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32. Ibid. 33. Cf. R. Kisling: Die militrischen Vereinbarungen der Kleinen Entente 19291937, (Mnchen, 1959). 34. Quoted from V. Hyndrk's study in Historie a Vojenstv, no. 1 (Prague, 1964), appendix 1, p. 91, (see also n. 31 above). 35. Ibid. For more details on the Polish factor see P.S. Wandycz: France and Her Eastern Allies 1919-1925 (Minneapolis, 1962); O. Kn and R. Pavelka: Tnsko v esko-polskch vztazch 1918-39 (Ostrava, 1970). 36. On that occasion Bene said reproachfully to Grzybowski, Polish Minister in Prague: 'You have distorted the meaning of the entire French system of European security!' (E. Bene: Pamti, (Prague, 1948), p. 16. 37. Cf. S. Stanislawska: Polska a Monachium (Warsaw, 1967). See also conversation between the French Military Attach in Warsaw, General Musse, and the Polish Chief of Staff, General Stachiewicz, on 10/6/38, in: Documents Diplomatiques Franais (hereinafter 'DDF'), ii, X, (Paris, 1976) No. 12.; Gamelin, op. cit., p. 234ff. 38. The most detailed study of Czech-Polish military relations during the interwar period is by H. Bulhak in three instalments published in Studia z dziejw ZSRR i Europy Srodkowej, Warsaw, Vols. V (1968), XI (1975), XII (1976). See also the Czechoslovak Military Intelligence, General F. Moravec: pin, jemuz nevili (Toronto, 1977) p. 171. 39. See Note 37 above. S. Feret: Polska sztuka wojenna 1918-1939 (Warsaw, 1972) p. 61. See also M. Hauner: 'Die Rolle der Rstungsindustrie in Osteuropa und die Verteidigungsanstrengungen Polens bis 1939', Wirtschaft und Rstung am Vorabend des Zweiten Weltkrieges, ed. by F. Forstmeier and H.-E. Volkmann (Dsseldorf, 1975) pp. 331-63. 40. Wandycz, op. cit., p. 388. 41. See Note 31. One of the major items of the Czechoslovak armaments industry which Britain could secure for herself before the Germans took over, were the licence and manufacturing rights for two types of machine-guns, 'Besa' and the famous 'Brengun' (contraction of BRno and ENfield, after the location of the two munitions plants). 42. My own estimates (see Note 31 above). 43. Referring to the 'Jubilee Fund' inaugurated in June 1938, the Prager Presse of 12 June 1938 commented: 'this financial leve en masse!' 44. See Note 31 above, German figures from B. A. Carroll: The Design for Total War (The Hague, 1968) pp. 179-90. 45. Bene, Pamti, p. 37f. General E. Faucher in: Les Evnements survenus en France de 1933-45, Tmoignages, Vol. V (Paris, 1947-55) p. 1195f. 46. In June 1938 the Czech General Staff pressed on to obtain the three-years' service, which would have added another 80,000 men to the permanent strength, but were discouraged by the Western Allies, (cf. FO 371/21770; DBFP, iii, I, No. 404.). 47. Bene, Pameti, p. 48. 48. WO 106/5421. 49. Memo by Lt. Col. H. C. T. Stronge, 29/3/38, FO 371/21714, C.2340 (for the incomplete version see DBFP, iii, I. No, 120). More than thirty years later Brigadier Stronge reiterates his view in a 20-page long 'Personal Memorandum Relating to the State of Morale and General Readiness for War of the Army of Czechoslovakia Republic at the Time of the Munich Crisis in September 1938 and the Period Immediately Preceding It', Dept. of Western Mss, Bodleian Library, Oxford (reproduced in War and Society, Vol. 1, ed. by B. Bond and I. Roy, London 1976, pp. 162-177). 50. FO 371/21716; see also Les Evnements ... p. 1196ff. 51. (Stronge) Newton to Halifax, 11/4/38, FO 371/21576, C.3149.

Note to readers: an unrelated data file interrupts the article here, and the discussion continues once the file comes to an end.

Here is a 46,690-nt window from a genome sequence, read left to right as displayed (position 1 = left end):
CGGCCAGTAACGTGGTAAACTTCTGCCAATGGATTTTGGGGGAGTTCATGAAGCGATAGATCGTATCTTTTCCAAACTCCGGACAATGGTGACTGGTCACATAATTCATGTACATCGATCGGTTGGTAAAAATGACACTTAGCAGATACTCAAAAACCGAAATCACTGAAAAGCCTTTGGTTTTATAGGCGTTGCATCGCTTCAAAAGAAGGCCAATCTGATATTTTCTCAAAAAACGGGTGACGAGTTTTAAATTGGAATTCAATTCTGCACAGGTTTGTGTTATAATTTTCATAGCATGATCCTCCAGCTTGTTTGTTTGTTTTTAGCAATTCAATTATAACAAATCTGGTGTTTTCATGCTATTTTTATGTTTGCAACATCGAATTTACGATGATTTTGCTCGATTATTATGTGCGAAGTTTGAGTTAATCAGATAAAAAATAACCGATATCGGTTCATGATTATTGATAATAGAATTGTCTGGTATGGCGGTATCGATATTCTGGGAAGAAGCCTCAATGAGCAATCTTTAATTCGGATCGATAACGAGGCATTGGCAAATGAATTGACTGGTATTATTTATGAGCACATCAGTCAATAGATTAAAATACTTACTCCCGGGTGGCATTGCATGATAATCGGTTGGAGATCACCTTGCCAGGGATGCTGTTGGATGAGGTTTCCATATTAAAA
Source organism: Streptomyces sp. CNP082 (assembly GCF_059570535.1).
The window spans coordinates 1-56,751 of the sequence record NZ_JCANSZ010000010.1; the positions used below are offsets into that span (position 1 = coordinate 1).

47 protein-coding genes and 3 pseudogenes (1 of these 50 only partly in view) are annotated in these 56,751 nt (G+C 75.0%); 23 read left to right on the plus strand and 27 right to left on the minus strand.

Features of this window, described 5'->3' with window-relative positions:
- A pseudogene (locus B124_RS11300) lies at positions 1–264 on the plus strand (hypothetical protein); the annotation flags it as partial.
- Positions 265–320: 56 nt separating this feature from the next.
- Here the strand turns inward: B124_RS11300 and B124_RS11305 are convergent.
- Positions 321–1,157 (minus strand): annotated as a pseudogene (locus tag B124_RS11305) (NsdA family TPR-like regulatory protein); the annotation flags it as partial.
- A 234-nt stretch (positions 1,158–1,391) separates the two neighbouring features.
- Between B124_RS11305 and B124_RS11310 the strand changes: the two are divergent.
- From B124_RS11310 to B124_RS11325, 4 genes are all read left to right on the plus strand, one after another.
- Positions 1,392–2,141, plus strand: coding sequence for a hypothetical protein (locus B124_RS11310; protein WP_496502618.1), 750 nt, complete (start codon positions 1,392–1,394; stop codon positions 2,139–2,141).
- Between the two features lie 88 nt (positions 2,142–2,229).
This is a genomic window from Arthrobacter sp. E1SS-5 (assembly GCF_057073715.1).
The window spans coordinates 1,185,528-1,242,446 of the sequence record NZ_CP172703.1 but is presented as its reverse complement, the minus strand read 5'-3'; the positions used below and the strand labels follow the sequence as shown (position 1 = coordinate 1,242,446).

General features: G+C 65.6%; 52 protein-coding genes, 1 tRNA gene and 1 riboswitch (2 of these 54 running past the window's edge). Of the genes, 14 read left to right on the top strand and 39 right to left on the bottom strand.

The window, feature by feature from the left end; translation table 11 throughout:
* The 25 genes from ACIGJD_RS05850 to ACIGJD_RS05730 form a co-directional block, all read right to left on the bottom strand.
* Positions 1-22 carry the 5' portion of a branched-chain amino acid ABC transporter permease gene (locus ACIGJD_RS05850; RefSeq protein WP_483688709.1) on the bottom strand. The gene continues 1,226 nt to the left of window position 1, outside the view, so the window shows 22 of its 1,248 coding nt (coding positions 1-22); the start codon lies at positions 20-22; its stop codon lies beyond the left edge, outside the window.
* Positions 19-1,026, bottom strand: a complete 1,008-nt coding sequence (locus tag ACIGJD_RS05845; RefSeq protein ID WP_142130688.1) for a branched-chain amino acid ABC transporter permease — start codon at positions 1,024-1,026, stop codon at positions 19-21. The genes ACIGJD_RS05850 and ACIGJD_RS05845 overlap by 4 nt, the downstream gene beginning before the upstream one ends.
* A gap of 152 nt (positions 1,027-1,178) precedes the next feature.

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52. FO 371/21768; DBFP, iii, I, No. 349. 53. See Notes 15-19 above. 54. M. A. Prague, 29/3/38, C.2322, FO 371/21578 (for the reference see DBFP, iii, I, No. 120). 55. M. A. Prague, 4/4/38, C.2805, FO 371/21715 (inadequate reference to this important document in DBFP, iii, I, No. 129). See also the analysis of this memorandum which I have prepared for Militrgeschichtliche Mitteilungen (forthcoming). 56. Ibid. See also Note 49 above. 57. Colonel Biermann: 'The Czech System of Fortification', in The Royal Engineers Journal, No. 33 (1939), pp. 212-23. The most detailed study written on the Czech fortifications is the wartime analysis by the German Army High Command (OKH, Gen. St. d. H. : Denkschrift ber die tschechoslowakische Landesbefestigung, Berlin, 1941). 58. E.g. the recent comprehensive study by J. Zorach: 'Czechoslovakia's Fortifications', Militrgeschichtliche Mitteilungen, No. 2 (1976). 59. Cf. collection of 19 volumes entitled Bildheft: Landesbefestigungen der Tschechoslowakei, published as a classified handbook to be used by the Wehrmacht during Fall Grn (Berlin, 1938). 60. First draft of 'Fall Grn', taking into account Czech fortifications, appeared in December 1937 following the 'Hossbach' Conference of 5/11/37, See Trial of the Major War Criminals Before the International Military Tribunal (Nuremberg, 1946-48) (hereinafter am 'IMT'), Vol. XXV, documents 386 and 388-PS. First comprehensive analysis in English by F. O. Miksche: The Blitzkrieg. A Study of German Tactics 1937-41, in collaboration with Tom Wintringham (London, 1941). Miksche is a former Czech army officer who had helped to organize artillery during the Spanish civil war for the Republicans and subsequently served as intelligence officer with Gen. de Gaulle during the Second World War. 61. Cf. Hitler's secret address to representatives of the German press in Munich on 10/11/38; English version in Z. A. B. Zeman: Nazi Propaganda (London, 1973) p. 216. See also the so-called document 'Lightning Attack on Czecho-Slovakia' by German Army Colonel Conrad, published in the July issue o Friends of Europe, No. 51 (1938) and the ensuing exchange of opinions between the War Office, Foreign Office and the services attachs (FO 371/21769 & 21770). 62. IMT, Vol. XXV, p. 462ff. 63. Bundesarchiv-Militarachiv Freiburg: Gen. Obst. L. Beck Nachlass, N 28/2-4. N. Reynolds: Treason was no crimeLudwig Beck (London, 1976) pp. 148-70. J. W. Wheeler-Bennett: The Nemesis of Power (London, 1953) pp. 470ff. G. Thomas : Geschichte der deutschen Wehr- und Rstungswirtschaft 1918-1943/45 (Boppard a.R 1946) p. 8 .R. Meyers: Britische Sicherheitspolitik 1934-1938 (Dusseldorf, 1976) pp. 470ff. For the recent reappraisal of the German officers' opposition to Hitler see D. C. Watt: Too Serious a Business (London, 1975) ch. 5. 64. Compiled from statistical yearbooks: Statistick roenka Republiky eskoslovensk, 1938; Statistisches Jahrbuch fur das Deutsche Reich, 1938 (see Note 31 above). 65. Ibid. Note 37 above. The improved 'LT 38' model was to be manufactured under the designation 'Pz.Kpfw.38(t)' until 1942 and as a chassis for self-propelled guns until 1945. 66. Further sources cited under Note 31 above. 67. (Stronge) Newton to Halifax, 28/9/38; details in Czech general mobilisation, DBFP, iii, II, No. 1170. 68. Quoted from M. Hauner: Svdectv, 49/1975, p. 165 (cf. Note 31). 69. Ibid., p. 152. Cf. earlier communication Krejci-Gamelin, 7/4/38, DDF, ii, IX, No. 128; Gamelin, op. cit., p. 356. It must not be forgotten that due to the late reintroduction of conscription in Germany in 1935, no more than 200,000 trained